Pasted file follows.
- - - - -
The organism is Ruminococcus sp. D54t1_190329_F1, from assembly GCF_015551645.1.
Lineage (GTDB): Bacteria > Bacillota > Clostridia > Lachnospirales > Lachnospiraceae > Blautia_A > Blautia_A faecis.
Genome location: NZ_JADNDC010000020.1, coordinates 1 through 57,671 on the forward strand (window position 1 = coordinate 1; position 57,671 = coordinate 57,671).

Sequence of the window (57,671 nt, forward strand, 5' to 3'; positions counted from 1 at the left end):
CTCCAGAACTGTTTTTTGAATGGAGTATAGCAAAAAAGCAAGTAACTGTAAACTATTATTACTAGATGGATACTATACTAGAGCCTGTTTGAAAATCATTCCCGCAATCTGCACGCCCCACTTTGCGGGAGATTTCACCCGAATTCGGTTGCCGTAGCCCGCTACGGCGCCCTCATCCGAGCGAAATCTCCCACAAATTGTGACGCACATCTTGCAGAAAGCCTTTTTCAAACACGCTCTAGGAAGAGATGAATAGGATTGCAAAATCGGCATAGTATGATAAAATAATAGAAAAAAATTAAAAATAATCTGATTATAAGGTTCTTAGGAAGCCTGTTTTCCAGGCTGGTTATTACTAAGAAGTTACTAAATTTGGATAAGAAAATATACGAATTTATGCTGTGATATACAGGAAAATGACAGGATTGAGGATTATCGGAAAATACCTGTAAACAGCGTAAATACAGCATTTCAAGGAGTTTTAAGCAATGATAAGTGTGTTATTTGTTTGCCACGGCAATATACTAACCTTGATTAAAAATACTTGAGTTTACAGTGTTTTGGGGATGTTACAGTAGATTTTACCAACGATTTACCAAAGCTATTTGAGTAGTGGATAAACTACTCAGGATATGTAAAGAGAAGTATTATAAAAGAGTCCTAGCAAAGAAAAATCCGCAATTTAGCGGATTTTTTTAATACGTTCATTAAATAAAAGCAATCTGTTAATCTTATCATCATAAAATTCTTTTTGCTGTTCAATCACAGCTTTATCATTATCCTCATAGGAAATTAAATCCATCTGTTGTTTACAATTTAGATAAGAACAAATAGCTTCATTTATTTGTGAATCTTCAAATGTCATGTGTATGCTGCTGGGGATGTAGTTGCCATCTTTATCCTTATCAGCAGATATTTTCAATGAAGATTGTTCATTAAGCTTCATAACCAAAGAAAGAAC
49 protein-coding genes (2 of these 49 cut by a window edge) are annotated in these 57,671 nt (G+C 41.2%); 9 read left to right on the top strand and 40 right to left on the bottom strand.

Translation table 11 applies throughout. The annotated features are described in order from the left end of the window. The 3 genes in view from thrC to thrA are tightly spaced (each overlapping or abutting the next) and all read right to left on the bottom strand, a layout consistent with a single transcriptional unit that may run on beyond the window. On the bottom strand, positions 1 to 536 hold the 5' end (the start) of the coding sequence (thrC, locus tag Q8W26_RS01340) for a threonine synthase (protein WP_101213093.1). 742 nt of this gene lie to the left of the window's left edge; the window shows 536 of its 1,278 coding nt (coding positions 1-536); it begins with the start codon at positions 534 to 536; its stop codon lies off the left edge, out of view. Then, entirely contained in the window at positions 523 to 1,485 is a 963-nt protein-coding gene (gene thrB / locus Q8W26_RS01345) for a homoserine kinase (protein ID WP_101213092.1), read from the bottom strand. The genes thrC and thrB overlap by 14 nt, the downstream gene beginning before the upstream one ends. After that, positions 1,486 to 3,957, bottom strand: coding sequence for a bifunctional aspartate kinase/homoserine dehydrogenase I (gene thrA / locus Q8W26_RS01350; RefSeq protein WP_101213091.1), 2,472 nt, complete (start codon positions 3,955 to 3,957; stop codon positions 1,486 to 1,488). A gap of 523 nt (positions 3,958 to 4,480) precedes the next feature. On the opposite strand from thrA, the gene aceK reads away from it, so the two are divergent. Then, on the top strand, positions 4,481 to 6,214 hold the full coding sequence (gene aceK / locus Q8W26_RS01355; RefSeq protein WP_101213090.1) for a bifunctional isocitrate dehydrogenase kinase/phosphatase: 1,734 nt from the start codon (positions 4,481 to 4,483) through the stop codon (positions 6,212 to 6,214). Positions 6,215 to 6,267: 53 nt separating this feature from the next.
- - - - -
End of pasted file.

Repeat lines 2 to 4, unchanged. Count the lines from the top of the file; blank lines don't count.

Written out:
Lineage (GTDB): Bacteria > Bacillota > Clostridia > Lachnospirales > Lachnospiraceae > Blautia_A > Blautia_A faecis.
Genome location: NZ_JADNDC010000020.1, coordinates 1 through 57,671 on the forward strand (window position 1 = coordinate 1; position 57,671 = coordinate 57,671).

Sequence of the window (57,671 nt, forward strand, 5' to 3'; positions counted from 1 at the left end):